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Acrylic on canvas by Trudy Meehan

I wrote a post a few months ago called Digging yourself out of a creative hole…the steps. It suggested eight steps to kick start your creativity.  This post offers eight more steps. Note, you might want to go back and do the first eight before you try this next lot.  The first eight steps were….

  1. Turn off the television
  2. Stop measuring (the value  of your work)
  3. Think about stocking up on food (so that you can concentrate on creating not living)
  4. Talk to yourself (say nice things to support yourself)
  5. Treat yourself like a child (talk to yourself as you would a curious child, be kind)
  6. Open your eyes (be inspired by the visual world around you)
  7. Don’t edit…at first (allow creative process to flow and don’t inhibit yourself with right and wrong editing dilemmas)
  8. Be honest (to yourself and others, so that you can use your feelings in your creations)

The next steps are…

9. Start again

By now you will have forgotten steps 1-8 and may even have started to give up on your creative potential. You will have had a life crisis (even a very small one like the leg breaking on your table) that has given you an excuse to stay away from your creative space and avoid your work. Start again, it’s okay to get lost and forget your routine and your abilities – just start again

10. Review old work…with new eyes

Make the familiar strange, pull out your old art works or writing and look at them with fresh eyes. How do you do that? Take photos of your art work, edit these photos with software so that you can experiment with contrast, colour and definition in your work. You can do this in a big way or in a very simple way on your smart phone using Instagram or a similar editing programme.  Another nice programme to use is Animoto – in Animoto you can sequence still images and play them to music – like this REALLY cheesy slide show I made from old photos of my dogs and this one of penguins at Boulders Beach in Cape Town. This is a lovely way to reuse old images or images you don’t see any value in and to re-look at them.  Often our images will work, not dead on the page, but when we put them to work as illustration or imagery for a piece of writing or a slide show.

Other ways to relook at old work include: look at images in a mirror; scrunch images up, destroy, deface, recreate; crop images – look for something you like, it might be a pattern, colours, and textures; tear images, if you drew a figure, tear the figure off the page. The rough edges will add something new and interesting and place the figure in a new context freeing it from the blank page behind it.

11. Share

Let others see your art work or read your writing. Put your toe into creative community by sharing your work.  Work becomes bigger and better when given life in a shared space.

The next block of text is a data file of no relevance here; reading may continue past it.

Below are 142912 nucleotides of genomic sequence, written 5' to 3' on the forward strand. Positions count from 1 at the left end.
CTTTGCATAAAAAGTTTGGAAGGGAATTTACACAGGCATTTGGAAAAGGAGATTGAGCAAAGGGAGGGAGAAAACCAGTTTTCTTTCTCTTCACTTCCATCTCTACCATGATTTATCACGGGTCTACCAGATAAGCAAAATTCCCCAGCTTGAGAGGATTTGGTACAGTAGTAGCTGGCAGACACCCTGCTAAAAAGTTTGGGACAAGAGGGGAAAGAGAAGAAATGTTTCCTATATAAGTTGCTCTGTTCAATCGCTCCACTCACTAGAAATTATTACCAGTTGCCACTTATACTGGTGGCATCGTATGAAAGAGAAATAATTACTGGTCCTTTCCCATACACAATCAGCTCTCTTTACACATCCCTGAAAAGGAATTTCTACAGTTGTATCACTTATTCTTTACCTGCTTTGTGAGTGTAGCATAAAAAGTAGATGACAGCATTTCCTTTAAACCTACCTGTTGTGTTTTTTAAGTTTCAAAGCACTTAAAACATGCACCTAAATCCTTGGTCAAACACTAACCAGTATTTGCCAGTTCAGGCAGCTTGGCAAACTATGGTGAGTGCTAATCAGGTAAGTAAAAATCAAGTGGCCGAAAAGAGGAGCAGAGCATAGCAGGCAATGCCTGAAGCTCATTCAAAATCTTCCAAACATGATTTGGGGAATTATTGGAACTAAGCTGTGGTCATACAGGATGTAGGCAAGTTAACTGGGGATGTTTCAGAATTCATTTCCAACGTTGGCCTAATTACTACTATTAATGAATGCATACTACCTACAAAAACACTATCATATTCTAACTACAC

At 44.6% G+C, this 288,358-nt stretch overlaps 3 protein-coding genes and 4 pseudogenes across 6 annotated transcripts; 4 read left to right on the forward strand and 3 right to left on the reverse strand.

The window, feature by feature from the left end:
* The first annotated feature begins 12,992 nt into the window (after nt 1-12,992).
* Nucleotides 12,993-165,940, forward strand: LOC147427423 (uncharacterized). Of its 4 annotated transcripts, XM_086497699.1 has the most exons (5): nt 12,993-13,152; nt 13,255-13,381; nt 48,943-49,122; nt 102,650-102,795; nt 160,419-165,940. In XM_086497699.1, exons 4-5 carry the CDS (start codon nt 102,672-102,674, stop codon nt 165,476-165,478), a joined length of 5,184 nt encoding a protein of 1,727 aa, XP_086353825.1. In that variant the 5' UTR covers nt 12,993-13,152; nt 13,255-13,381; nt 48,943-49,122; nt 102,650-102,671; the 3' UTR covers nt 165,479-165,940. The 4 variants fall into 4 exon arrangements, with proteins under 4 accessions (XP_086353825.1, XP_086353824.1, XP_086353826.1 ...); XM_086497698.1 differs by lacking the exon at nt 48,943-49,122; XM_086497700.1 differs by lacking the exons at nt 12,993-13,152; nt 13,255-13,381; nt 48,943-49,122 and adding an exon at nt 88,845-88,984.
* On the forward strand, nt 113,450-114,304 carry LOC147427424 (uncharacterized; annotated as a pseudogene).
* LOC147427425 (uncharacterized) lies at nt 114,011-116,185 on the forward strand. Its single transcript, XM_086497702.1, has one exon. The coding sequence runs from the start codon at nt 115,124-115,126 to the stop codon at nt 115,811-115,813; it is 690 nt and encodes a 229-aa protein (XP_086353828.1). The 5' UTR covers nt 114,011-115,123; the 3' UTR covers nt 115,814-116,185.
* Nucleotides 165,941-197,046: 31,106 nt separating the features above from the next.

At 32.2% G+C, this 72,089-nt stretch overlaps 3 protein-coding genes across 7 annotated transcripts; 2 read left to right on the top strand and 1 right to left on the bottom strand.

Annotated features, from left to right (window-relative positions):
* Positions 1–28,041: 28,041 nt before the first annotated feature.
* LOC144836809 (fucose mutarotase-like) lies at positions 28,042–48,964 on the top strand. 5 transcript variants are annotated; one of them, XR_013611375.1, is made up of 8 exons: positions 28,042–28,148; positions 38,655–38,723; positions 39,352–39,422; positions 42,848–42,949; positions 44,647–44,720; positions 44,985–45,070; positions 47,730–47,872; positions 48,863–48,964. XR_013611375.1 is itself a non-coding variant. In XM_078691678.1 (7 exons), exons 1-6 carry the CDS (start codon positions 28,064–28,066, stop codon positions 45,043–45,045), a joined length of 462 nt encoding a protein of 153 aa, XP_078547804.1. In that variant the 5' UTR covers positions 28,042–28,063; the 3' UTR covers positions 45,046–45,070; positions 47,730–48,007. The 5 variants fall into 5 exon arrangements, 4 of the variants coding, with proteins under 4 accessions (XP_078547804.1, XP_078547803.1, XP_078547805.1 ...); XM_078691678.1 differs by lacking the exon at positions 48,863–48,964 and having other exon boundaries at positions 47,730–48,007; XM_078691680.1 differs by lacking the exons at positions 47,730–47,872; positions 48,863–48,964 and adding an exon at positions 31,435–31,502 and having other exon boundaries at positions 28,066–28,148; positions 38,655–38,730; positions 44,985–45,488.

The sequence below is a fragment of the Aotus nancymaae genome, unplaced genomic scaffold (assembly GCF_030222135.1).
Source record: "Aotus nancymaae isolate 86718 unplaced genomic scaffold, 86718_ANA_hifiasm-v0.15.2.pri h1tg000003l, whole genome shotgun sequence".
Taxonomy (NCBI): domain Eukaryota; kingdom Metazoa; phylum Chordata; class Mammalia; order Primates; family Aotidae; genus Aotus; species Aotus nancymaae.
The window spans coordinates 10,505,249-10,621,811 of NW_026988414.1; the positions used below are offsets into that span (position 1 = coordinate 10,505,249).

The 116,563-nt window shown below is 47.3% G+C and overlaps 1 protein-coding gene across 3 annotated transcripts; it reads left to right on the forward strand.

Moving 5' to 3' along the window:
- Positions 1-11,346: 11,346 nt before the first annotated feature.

12.  Walk

Go for a walk, dance or move about in whatever way you can and want to.  Cold body equals cold mind.  Warm up your body and your creative imagination will warm up too.

13.  Clear a space

An artist needs a studio, or at least a table to work from. Clear your space, make space for your artistic activities. It honours your talents and sets the scene and intentions for the creative endeavour ahead. Click here to see my version of a tidy work space, it ended up looking too neat so I had to do step 14 below.

14.  Fill up a space

Once you have made a space for your creative work, you need to cosy it up. You need a creative nest not a cold empty blank canvas. Fill your work space with images and objects that inspire and excite and remind you, that can support your art work.

15.  Work fast

Free write if you are a writer, doodle and slash at the page if you are an artist. Make marks, move your hands – momentum will follow and so will artistry.

16.  Mix media

If you are a visual artist and you are at a loss from images, read, listen to audio books or music. Use the words and tunes to inspire you. One of my best images is “darkness fell like an extinguisher” from the Lord of the Flies. I love the drama and inky blackness and movement implied in it. If you are a writer, look around, use your eyes and really look and then try to describe what you see. I saw guinea fowl recently. They were running along the road and they looked like fancy ladies in full length ball gowns, holding up their skirts to stop their hems getting muddy as they ran along.  Their skinny legs clicked along as their heavy round feathered bodies bounced like the full skirts and underskirts of aristocrats. The image of them helped me create a character for guinea fowl for a children’s book I am writing that is set in South Africa.

 

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